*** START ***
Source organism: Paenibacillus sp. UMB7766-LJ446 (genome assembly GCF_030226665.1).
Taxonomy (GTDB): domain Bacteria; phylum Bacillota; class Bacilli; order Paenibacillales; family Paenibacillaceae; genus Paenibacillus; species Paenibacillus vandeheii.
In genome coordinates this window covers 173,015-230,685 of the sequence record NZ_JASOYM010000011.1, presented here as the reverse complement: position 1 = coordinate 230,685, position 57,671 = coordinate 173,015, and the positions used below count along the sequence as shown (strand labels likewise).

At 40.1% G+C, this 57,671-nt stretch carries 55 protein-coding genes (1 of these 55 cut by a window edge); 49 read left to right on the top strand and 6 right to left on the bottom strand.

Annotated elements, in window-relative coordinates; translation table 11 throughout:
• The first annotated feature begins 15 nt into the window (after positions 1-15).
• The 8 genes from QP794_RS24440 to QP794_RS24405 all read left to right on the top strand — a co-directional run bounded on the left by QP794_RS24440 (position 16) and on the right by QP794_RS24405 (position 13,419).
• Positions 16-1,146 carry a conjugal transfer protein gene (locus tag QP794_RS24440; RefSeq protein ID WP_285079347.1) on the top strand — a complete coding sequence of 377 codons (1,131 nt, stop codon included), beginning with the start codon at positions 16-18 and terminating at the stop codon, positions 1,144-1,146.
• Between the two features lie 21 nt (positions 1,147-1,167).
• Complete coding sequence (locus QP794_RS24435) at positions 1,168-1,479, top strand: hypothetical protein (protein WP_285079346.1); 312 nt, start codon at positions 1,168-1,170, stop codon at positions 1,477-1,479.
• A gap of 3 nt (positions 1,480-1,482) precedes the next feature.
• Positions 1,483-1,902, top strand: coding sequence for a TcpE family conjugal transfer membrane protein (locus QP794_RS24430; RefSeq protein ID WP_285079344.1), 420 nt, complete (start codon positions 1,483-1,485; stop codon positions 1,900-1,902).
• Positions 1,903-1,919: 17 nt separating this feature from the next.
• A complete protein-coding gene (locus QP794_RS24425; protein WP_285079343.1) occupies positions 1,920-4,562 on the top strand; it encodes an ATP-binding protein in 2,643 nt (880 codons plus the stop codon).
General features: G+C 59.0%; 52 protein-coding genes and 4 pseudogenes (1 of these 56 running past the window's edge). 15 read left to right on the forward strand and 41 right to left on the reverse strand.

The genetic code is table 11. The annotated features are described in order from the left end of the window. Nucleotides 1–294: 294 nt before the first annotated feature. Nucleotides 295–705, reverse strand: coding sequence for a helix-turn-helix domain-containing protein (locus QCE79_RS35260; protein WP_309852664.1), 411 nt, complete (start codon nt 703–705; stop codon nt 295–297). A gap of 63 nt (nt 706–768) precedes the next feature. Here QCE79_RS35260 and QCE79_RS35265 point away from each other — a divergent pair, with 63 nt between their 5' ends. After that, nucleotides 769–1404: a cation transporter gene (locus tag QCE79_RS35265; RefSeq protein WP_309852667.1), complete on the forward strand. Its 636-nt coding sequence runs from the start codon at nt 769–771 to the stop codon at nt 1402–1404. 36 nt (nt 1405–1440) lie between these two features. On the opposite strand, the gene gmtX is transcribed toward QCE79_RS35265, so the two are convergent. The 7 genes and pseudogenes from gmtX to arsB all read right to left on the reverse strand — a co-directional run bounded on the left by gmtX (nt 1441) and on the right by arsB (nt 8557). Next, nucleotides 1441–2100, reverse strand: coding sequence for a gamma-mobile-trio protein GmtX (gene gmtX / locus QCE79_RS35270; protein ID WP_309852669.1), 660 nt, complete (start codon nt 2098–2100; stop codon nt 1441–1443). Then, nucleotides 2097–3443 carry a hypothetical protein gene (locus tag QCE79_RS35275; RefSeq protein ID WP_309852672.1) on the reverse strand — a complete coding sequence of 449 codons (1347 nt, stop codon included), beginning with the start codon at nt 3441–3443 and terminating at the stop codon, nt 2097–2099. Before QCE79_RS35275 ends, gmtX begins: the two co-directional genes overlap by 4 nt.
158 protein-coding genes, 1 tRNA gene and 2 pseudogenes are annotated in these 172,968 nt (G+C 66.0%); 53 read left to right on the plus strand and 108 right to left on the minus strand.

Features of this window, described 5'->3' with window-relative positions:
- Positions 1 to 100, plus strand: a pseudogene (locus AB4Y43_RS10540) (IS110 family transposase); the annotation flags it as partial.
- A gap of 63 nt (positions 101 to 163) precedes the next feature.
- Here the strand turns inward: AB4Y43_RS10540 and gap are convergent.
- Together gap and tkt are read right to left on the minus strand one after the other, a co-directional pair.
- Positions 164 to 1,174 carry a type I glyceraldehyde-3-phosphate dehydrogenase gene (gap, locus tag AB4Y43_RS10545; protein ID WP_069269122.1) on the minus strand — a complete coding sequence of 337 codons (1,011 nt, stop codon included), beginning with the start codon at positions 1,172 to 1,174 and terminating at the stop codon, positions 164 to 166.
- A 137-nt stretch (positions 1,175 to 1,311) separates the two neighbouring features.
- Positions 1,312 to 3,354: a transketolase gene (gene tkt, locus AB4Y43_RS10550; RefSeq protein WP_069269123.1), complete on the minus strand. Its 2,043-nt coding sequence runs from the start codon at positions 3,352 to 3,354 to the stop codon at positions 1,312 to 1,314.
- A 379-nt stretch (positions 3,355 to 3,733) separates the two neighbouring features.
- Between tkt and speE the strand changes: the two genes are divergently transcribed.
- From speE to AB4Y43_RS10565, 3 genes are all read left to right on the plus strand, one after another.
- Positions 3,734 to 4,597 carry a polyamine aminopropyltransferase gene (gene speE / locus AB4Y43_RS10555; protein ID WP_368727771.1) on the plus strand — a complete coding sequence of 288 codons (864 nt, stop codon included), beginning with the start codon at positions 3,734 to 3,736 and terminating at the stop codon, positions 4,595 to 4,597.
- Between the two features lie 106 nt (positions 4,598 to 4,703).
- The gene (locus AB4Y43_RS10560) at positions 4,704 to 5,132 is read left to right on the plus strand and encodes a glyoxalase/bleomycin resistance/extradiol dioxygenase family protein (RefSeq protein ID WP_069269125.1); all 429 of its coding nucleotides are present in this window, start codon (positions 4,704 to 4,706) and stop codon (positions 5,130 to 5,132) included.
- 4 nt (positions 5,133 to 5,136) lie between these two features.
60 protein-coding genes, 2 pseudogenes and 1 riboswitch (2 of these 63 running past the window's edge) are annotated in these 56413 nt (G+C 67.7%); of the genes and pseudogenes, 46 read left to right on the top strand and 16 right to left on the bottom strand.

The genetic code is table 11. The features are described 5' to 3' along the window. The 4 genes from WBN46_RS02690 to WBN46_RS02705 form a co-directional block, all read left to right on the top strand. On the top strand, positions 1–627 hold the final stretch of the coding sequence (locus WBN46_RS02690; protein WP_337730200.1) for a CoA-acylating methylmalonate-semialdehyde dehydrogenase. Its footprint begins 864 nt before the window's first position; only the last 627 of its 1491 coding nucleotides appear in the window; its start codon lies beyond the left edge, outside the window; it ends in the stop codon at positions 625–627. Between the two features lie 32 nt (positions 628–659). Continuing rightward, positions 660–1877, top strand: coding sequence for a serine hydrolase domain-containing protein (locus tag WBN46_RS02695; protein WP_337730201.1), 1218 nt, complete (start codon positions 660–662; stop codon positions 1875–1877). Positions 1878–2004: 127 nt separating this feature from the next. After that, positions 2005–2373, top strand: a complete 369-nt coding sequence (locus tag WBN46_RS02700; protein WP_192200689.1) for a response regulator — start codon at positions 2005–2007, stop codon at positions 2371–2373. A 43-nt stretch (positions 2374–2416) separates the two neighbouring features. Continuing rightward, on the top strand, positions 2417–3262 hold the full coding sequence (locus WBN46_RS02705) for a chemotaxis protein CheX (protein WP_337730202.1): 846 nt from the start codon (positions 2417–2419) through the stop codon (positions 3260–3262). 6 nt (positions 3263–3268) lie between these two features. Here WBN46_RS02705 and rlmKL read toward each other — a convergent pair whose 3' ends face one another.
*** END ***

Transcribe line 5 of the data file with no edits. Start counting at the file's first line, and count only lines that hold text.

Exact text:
Annotated elements, in window-relative coordinates; translation table 11 throughout: